I don’t normally do book reviews on this blog, but this book is so good that I am going to make an exception.
It reads like a typical Stephen King Novel (in fact in the afterwards the author freely admits to borrowing the narrative style from Stephen King’s Carrie). It starts normally enough with a few scouts and their scoutmaster spending a few days camping on an island, and it generally goes downhill (at least for the scouts) from there. It is kind of a modern combination of Lord of the Flies, The Beach and a healthy dose of good old fashioned horror. It is hardly a plot-killer to say that death happens in many gruesome ways
I read the entire book in about 2 sittings; it is a fast and easy read and simply impossible to put down. While this book is not by Stephen King, it could easily be a lost early work of his.
If you love horror, read this book, you can pre-order it from Amazon. Warning: not for the faint-hearted.
This book is a documentary of a different era. Aside from some astonishing photos, it documents a post-60′s time. The grainy and warm nature of the film gives it an authentic feel that is difficult to capture on modern digital cameras.
Framing is such an important aspect of photography, and these pictures provide a unique perspective on skateboarding.
I would recommend this book to anybody interested in photography, the 70′s, or skateboarding. It is published by AMMO Books (ISBN:9781934429471)
In 1986, his boat Virgin Atlantic Challenger II crossed the Atlantic Ocean in the fastest ever recorded time.
A year later he flew the Virgin Atlantic Flyer balloon – the largest ever built – and the first across the Atlantic!
In 1991, Richard Branson and Per Lindstrand launched their balloon off a small island near Japan, in an attempt to be the first to cross the Atlantic Ocean from Japan to USA in a hot air balloon which was over 90 meters high.
Their plan was to ride in one of the jet streams – high speed winds that circle the earth between 6 and 12 km
The trip started uneventfully, they broke into a Jetstream, traveling at about 200km/h. About 7 hours later, they lowered the balloon out of the Jetstream to a height of about 7500m to drop the first empty fuel tank – a fairly simple procedure.
The Fuel Tank
Per pressed the button to drop the tank. The capsule lurched sideways, and the balloon started to rapidly rise. They realized that not only had the empty tank been dropped, but two full tanks as well. The capsule was suddenly three tons lighter, and unbalanced.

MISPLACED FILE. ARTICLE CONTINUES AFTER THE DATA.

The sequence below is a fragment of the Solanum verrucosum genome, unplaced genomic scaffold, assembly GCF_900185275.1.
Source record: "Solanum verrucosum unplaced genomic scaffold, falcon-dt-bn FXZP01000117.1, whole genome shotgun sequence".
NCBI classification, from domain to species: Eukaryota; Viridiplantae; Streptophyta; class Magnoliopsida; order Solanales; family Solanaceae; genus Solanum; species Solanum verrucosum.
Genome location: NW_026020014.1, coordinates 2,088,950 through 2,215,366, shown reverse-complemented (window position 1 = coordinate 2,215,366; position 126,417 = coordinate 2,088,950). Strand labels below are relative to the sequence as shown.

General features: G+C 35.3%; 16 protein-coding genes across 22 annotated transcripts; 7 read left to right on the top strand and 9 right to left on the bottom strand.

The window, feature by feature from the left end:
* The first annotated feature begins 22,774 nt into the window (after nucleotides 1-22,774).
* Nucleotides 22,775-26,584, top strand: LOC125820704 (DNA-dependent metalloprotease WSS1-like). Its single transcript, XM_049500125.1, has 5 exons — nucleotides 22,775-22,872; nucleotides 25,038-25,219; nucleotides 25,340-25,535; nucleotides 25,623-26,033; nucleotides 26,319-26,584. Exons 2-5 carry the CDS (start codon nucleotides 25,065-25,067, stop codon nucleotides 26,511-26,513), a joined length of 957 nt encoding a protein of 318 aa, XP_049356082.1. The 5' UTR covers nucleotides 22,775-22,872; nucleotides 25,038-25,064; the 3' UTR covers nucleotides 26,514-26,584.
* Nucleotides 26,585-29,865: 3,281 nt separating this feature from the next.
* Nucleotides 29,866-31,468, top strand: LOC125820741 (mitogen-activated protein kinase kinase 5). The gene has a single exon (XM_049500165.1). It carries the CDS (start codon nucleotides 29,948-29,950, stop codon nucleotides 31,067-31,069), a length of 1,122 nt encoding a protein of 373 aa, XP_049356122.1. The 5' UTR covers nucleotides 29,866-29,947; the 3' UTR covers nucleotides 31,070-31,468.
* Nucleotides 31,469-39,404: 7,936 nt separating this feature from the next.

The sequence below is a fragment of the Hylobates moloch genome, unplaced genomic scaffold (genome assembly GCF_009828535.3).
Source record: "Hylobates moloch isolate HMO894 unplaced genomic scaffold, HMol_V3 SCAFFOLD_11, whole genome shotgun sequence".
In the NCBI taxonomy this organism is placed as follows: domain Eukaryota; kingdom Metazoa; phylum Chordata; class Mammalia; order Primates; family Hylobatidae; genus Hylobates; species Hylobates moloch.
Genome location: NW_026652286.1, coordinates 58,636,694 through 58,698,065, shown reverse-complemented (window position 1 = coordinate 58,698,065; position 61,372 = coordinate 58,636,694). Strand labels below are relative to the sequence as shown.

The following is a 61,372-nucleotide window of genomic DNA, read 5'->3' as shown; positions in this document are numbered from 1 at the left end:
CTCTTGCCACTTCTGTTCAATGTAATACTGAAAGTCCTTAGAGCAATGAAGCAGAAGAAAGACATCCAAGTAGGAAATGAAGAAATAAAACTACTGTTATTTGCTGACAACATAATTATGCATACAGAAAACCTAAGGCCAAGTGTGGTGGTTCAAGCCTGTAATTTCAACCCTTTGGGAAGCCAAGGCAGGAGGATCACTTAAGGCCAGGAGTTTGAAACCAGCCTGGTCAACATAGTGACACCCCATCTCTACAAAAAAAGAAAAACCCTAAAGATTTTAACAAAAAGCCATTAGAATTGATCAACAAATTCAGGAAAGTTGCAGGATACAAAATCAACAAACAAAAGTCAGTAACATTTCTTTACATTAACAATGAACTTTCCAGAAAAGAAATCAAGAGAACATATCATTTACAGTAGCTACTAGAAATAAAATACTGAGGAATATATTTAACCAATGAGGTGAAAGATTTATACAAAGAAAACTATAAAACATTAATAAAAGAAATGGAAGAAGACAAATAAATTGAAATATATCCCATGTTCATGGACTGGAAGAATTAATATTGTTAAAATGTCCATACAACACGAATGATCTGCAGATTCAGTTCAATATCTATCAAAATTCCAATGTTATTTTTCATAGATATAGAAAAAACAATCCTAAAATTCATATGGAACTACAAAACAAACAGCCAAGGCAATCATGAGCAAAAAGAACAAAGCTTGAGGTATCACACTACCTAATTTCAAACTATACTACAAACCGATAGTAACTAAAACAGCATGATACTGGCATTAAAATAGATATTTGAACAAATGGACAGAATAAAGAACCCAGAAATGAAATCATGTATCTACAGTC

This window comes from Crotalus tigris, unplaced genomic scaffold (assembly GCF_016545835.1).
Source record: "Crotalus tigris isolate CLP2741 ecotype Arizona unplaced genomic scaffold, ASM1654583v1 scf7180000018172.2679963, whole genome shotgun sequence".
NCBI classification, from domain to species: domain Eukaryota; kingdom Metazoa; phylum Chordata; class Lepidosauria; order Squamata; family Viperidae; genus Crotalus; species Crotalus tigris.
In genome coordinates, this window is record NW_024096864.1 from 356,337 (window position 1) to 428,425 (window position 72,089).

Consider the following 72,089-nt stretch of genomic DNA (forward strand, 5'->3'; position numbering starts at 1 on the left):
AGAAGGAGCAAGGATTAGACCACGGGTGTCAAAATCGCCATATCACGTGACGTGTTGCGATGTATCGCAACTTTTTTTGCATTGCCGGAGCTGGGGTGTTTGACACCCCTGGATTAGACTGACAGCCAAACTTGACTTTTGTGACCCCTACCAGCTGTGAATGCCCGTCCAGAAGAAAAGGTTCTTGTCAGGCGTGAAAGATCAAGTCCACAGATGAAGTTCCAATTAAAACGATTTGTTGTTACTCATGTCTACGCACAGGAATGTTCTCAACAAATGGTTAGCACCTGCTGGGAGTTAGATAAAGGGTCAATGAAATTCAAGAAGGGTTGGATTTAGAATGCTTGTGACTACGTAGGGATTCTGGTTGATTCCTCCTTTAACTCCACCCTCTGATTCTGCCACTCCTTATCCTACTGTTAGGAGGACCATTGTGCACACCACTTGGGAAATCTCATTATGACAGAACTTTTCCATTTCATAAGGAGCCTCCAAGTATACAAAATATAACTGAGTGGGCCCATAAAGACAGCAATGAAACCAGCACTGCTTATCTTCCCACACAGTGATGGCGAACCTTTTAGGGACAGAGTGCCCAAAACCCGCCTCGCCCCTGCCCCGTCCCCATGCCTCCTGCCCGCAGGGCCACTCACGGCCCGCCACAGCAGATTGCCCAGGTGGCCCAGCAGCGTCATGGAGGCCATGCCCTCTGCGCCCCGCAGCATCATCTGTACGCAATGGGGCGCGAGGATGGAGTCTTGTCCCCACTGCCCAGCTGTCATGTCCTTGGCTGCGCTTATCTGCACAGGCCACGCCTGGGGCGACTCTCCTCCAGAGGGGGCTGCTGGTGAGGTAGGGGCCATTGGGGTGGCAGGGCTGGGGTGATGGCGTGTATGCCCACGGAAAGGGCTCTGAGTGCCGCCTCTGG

If they moved above 13 km, the glass dome of the capsule would explode, and their lungs and eyeballs would literally be sucked out of their bodies.
At 12500 m the balloon started to cool and slow down. At 12900m, the balloon stopped its ascendancy – they were higher than any aircraft flew. However, they now started to fall, so to maintain their height, they burned more precious fuel, of which they barely had enough to control their height, let alone reach the USA.
But they had to somehow reach land with very little fuel, which meant flying faster than any balloon in history, which meant staying in the jet streams. In the jet stream they started moving – from 120km/h, to 200, and finally to 380 km/h. They were moving – and fast.
By this stage, they were exhausted, and were struggling to stay awake. Richard saw bright sparks in his eyes, and thought they were spirits. He soon realized they were not. Per – “wake up – we are on fire!”
They took the balloon up to just under 43000 feet, where there was no oxygen, thus killing the flames. However, more precious fuel was burned.
They flew for hours and hours in a lopsided capsule, at over 300 km/h. Eventually, they landed in a frozen lake in Northern Canada – in an area 200 times larger that Britain. They were so remote that it took over 8 hours to be rescued.
After being rescued, Per’s first comment was “next time – we go around the world!”
Richard Branson went on this trip not to break records, but because it was a challenge to himself. He did it to prove to himself that he could.
A remarkable story of survival and bravery of two remarkable people.
Source : Screw It – Let’s Do It by Richard Branson (thanks Frances for the book)